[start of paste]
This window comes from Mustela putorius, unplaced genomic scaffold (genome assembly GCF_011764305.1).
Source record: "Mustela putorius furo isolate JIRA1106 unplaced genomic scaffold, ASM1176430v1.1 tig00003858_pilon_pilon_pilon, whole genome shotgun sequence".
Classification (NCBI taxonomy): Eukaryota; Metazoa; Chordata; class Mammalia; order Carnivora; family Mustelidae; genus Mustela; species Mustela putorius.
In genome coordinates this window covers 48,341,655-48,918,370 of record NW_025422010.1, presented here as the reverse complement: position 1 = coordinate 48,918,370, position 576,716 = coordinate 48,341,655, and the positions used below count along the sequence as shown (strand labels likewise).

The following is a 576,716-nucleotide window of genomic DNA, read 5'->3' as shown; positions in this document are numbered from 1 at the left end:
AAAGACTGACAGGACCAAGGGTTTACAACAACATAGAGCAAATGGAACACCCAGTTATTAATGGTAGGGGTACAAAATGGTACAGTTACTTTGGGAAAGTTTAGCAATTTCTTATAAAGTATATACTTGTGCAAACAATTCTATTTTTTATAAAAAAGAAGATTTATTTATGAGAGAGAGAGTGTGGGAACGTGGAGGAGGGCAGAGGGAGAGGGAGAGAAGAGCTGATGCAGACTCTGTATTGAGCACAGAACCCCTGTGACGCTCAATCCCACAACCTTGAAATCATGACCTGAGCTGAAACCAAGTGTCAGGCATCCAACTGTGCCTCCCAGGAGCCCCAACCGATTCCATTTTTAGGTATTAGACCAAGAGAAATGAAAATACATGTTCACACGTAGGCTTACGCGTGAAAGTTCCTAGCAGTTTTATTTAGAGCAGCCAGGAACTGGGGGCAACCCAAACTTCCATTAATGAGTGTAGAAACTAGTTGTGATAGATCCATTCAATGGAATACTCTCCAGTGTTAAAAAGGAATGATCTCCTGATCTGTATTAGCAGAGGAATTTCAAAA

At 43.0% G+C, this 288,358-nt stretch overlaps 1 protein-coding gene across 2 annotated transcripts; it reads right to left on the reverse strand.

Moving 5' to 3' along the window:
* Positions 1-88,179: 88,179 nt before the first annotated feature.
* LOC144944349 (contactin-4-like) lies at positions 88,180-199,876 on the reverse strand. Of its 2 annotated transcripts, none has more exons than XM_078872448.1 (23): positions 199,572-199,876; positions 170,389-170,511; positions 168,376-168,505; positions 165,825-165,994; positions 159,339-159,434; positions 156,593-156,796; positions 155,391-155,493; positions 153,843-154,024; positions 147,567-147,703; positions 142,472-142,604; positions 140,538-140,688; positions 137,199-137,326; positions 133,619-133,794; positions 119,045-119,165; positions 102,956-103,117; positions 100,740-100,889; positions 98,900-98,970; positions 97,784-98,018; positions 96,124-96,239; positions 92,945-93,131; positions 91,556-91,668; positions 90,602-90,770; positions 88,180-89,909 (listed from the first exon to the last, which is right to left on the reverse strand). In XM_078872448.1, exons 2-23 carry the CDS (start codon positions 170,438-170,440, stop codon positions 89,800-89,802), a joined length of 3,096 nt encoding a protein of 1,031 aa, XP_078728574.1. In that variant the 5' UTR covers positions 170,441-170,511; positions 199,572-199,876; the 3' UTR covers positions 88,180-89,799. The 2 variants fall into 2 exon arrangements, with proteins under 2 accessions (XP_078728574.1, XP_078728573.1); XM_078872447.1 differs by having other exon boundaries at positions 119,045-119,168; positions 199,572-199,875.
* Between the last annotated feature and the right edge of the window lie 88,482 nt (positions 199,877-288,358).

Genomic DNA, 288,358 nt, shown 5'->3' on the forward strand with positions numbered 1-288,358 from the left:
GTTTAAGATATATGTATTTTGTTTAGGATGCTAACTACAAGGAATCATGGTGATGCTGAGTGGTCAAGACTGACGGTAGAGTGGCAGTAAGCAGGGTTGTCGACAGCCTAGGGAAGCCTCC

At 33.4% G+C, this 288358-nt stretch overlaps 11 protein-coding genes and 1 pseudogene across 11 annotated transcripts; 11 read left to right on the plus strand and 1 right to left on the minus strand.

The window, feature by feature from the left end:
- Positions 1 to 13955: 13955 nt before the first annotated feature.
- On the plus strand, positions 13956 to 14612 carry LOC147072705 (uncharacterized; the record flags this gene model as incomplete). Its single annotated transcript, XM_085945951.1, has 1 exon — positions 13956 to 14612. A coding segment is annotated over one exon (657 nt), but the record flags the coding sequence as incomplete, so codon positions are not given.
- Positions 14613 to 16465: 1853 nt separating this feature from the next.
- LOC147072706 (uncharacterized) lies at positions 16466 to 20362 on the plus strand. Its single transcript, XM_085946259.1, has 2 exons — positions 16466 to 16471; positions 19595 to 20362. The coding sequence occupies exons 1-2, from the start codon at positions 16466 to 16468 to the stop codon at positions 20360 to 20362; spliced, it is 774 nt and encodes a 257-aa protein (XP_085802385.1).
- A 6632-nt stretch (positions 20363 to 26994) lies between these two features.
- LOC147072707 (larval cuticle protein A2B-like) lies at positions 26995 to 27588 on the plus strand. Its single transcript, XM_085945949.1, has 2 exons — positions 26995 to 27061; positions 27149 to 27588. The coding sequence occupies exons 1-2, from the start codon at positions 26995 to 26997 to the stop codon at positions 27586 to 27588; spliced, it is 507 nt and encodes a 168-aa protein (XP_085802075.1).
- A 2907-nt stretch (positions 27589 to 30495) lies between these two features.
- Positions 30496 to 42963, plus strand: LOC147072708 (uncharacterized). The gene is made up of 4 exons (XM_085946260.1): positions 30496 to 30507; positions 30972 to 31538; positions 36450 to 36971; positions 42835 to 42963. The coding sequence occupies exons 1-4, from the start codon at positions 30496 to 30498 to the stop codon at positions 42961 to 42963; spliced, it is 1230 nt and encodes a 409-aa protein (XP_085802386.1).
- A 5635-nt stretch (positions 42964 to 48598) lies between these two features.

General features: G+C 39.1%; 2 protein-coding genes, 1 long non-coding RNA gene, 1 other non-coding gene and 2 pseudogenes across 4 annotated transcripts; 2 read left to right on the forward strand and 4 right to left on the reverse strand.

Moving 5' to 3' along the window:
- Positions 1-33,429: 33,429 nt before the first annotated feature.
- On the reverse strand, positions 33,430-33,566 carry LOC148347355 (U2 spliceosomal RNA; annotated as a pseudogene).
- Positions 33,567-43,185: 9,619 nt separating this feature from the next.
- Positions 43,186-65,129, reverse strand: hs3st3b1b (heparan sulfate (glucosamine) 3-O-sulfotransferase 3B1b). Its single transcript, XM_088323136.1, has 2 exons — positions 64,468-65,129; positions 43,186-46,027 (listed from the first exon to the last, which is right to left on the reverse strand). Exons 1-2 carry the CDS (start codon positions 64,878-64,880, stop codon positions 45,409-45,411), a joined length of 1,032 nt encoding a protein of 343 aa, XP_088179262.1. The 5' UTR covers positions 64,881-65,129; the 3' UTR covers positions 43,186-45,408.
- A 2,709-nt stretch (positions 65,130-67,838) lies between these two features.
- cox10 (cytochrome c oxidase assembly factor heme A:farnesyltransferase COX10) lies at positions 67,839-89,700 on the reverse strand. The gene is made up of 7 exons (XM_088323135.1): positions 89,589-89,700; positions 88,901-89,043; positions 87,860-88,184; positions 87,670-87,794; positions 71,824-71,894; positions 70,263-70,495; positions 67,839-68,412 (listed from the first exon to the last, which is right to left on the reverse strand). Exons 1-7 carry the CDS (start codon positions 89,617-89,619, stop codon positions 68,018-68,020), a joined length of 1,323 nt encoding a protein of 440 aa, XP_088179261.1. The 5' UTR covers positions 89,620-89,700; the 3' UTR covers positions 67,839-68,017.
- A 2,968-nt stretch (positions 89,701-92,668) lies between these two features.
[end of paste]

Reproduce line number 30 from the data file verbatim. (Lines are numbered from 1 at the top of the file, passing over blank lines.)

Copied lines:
- Positions 43,186-65,129, reverse strand: hs3st3b1b (heparan sulfate (glucosamine) 3-O-sulfotransferase 3B1b). Its single transcript, XM_088323136.1, has 2 exons — positions 64,468-65,129; positions 43,186-46,027 (listed from the first exon to the last, which is right to left on the reverse strand). Exons 1-2 carry the CDS (start codon positions 64,878-64,880, stop codon positions 45,409-45,411), a joined length of 1,032 nt encoding a protein of 343 aa, XP_088179262.1. The 5' UTR covers positions 64,881-65,129; the 3' UTR covers positions 43,186-45,408.